Another loop order, single/dual loop thread...
I know this has been beat to death on many forums but I really do need help with this.
I have been building up my hardware for my dream rig, and it has been a marathon to be honest. About a year ago I had Charles do me up an inverted ATX Murdermod and every time I think I have the hardware I want or the money to do it, luck has not been on my side.
Now I think I am good to go, except for exactly how to go about it as I have a few choices and very little room to maneuver after I pull the trigger. The reason I am stuck is because of the luminous panel that has to be precision tapped by the craftsman that builds it. I have a template that must be marked exactly and has quite a large turnaround time as it is made and tapped in Europe. So I want to really be confidant in my choice.
So, here is my hardware to date.
Rampage III Extreme
12GB Corsair Cas8 2000 Dom GT
EVGA GTX 480 or XFX 5870 ref (havent decided yet which one)
Corsair HX 1000
Crucial C300 256GB (think I will grab another)
Pioneer BD-R (cant remember the model number, Charles powder coated it for me)
Auzen Hometheater HD
HK 3.0 Vernickelt
EK FC5870 Plexi/Nickel
EK-FB RE3 Acetal/Nickel
Feser quad X-Changer
Feser single X-Changer (also have a dual laying around)
2x EK Multioption RES 100
Wheelbarrow full of Bitspower fittings
If I decide to use the GTX 480 I will grab an EK Plexi/Nickel FC block
I have an EK Dual DDC Turbo Top, but think I will stay away from it. I have some older Petras tops that I amy switch out for some new EK V2s
PC Pro LRT 3/8" in red/white/black (haven't decided colors yet)
Now my question finally. I asked it on XS but they hate Feser to much to respond so I thought I could count on my fellow Canadians to help a brother out. Should I go with a super loop with the quad and single rad, or should I seperate the CPU/GPU on the quad from the NB/SB/Mosfet single rad? If I go single loop that saves another set of taps in the luminous panel, and some complexity on the entire build as I could shed a res as well. I am leaning towards a dual loop myself as I am an oldschooler, and have always wanted to maximize efficiency, but the new way seems to be superlooping. Just not sure enough to go either way and need some swaying :thumb:
I also want to send a huge thanks to a few peeps. First is Zsamz_ for helping me amass some of the hardware. Has always been a good guy to me and over a period of several years. Just seems like a guy that can always be counted on :clap:
The other goes to Dazmode. Super duper great service and I even got a Christmas card! :punk: My last order arrived today and was packaged better than any I have ever gotten. Looked like it was done in a factory and it showed up a hell of a lot faster than I thought.
Edit: Dayum. I forgot a couple others. Charles Harwood for sure. The guy is a machine and one of the most sincere people I have ever met. And also BlueAqua from XS. Super neat and helped me with getting some hardware from the States. Another straight up dude.
Just wanted to say thanks to you guys :thumb:
Also a thanks to anyone that takes time to respond. :)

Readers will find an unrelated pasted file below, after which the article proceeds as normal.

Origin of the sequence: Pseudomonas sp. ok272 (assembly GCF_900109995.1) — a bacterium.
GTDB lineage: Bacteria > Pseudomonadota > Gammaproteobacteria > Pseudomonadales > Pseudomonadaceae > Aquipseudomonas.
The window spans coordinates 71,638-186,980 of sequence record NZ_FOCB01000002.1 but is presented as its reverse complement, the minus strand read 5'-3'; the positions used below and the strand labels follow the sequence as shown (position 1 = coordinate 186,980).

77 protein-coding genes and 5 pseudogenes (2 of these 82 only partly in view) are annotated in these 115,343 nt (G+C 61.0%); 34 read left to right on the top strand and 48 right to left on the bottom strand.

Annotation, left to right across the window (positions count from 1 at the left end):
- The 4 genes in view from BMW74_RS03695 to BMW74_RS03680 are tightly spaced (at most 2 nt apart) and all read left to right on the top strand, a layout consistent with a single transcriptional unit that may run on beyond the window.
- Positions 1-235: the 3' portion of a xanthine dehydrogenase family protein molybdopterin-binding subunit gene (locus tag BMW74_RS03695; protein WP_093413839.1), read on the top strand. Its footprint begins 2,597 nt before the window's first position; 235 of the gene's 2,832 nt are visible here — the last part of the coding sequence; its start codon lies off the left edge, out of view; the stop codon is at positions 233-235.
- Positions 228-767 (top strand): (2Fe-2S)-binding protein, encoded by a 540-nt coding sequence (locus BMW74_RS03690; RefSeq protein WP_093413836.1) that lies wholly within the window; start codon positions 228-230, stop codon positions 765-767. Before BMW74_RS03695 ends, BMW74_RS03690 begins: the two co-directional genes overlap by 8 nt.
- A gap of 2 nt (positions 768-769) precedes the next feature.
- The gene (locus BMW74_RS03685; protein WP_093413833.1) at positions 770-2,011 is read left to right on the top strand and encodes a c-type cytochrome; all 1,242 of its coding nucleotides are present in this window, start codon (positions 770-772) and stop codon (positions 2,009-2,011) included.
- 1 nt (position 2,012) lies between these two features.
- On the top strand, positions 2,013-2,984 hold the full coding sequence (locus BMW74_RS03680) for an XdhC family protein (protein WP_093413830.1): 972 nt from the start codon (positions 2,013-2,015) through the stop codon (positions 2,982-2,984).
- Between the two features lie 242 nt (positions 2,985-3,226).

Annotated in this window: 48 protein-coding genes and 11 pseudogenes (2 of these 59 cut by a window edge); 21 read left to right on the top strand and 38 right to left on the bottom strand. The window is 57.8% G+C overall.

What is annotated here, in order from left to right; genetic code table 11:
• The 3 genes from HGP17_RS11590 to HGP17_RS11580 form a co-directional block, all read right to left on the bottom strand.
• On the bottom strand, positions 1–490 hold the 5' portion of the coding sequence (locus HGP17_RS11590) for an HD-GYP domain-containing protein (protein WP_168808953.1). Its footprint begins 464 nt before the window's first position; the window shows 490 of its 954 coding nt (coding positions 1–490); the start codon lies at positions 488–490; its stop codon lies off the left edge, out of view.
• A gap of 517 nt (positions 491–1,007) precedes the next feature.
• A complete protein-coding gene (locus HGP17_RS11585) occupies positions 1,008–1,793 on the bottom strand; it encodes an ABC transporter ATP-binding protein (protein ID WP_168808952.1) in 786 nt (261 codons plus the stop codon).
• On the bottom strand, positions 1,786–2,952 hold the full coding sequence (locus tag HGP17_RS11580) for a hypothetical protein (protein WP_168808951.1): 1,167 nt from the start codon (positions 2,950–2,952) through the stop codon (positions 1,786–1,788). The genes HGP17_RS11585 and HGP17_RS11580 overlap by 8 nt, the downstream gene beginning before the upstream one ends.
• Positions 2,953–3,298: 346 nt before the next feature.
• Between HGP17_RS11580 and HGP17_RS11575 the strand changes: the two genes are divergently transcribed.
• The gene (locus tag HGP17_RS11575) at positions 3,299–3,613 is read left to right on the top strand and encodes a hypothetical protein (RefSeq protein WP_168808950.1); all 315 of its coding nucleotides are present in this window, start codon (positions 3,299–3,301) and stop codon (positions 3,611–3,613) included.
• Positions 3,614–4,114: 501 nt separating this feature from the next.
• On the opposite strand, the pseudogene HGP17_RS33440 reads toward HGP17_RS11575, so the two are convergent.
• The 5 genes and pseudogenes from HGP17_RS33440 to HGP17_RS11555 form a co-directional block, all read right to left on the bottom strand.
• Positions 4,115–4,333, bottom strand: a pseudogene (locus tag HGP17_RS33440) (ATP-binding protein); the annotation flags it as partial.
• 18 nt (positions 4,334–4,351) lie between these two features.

I'd go with one single loop myself, just to reduce the plumbing going through the light plate.
Single-loop gets my vote.
Similar to how everyone kind of went nuts over excessive radiator area in recent years, the multi-loop phenomenon is another instance of a lot of people doing it for the bling, and then trying to fabricate reasons afterwards. It's not more efficient than single-loop, and it's not more effective. It also tends to take up more space in a case, and splitting two pumps across two loops removes a level of redundancy. In its defense, it may make future modifications easier in that you only have to take apart one smaller loop, and it gives you the option of deliberately sacrificing cooling on one component, in order to focus it on another component, which in rare circumstances, may actually be beneficial.
In your situation, I'd personally rather have that extra single rad helping out on the CPU/GPU, especially if you're planning on some fairly heavy overclocking. Once you got it on water, the chipset thermals tend to be pretty binary - either it's stable or it isn't, and a degree or two doesn't make any difference. And put together in a single loop, I would probably expect the single rad to do more work than it would if only had the chipset to handle.
The caveat to this that I would offer is if the single rad is getting preheated air (from the quad rad) - in that case, the single is likely doing squat, and you may as well get it and the accompanying chipset out of the way entirely, so that the preheated air only affects the chipset (and likely won't have any effect, as mentioned above).
How is your Murdermod holding up?
Looks like I am stuck with dual loop as far as I can tell.
What I mean is that when the air goes through one radiator, it warms up (because it's carrying away the heat from the water). If the warm air goes through a second radiator afterwards, it won't be as effective. In fact, if both radiators are on the same loop, the radiator getting the warmed-up air often does absolute squat, especially with lower-speed fans. So if that's how the radiators are going to be positioned in your case, than I can't see a lot of point in adding the single-rad to the main loop, that's all.
Here's the current iteration, with a 470 and the mobo block in place.
Leaning towards the 480.
Thanks guys. Will get to work and hope it turns out great.
Good job grbbing a murderMod Turtle! I'm waiting on my sLight, and have been for ever lol.
Bip-Bip! Need to add more c00lant into res. :haha:
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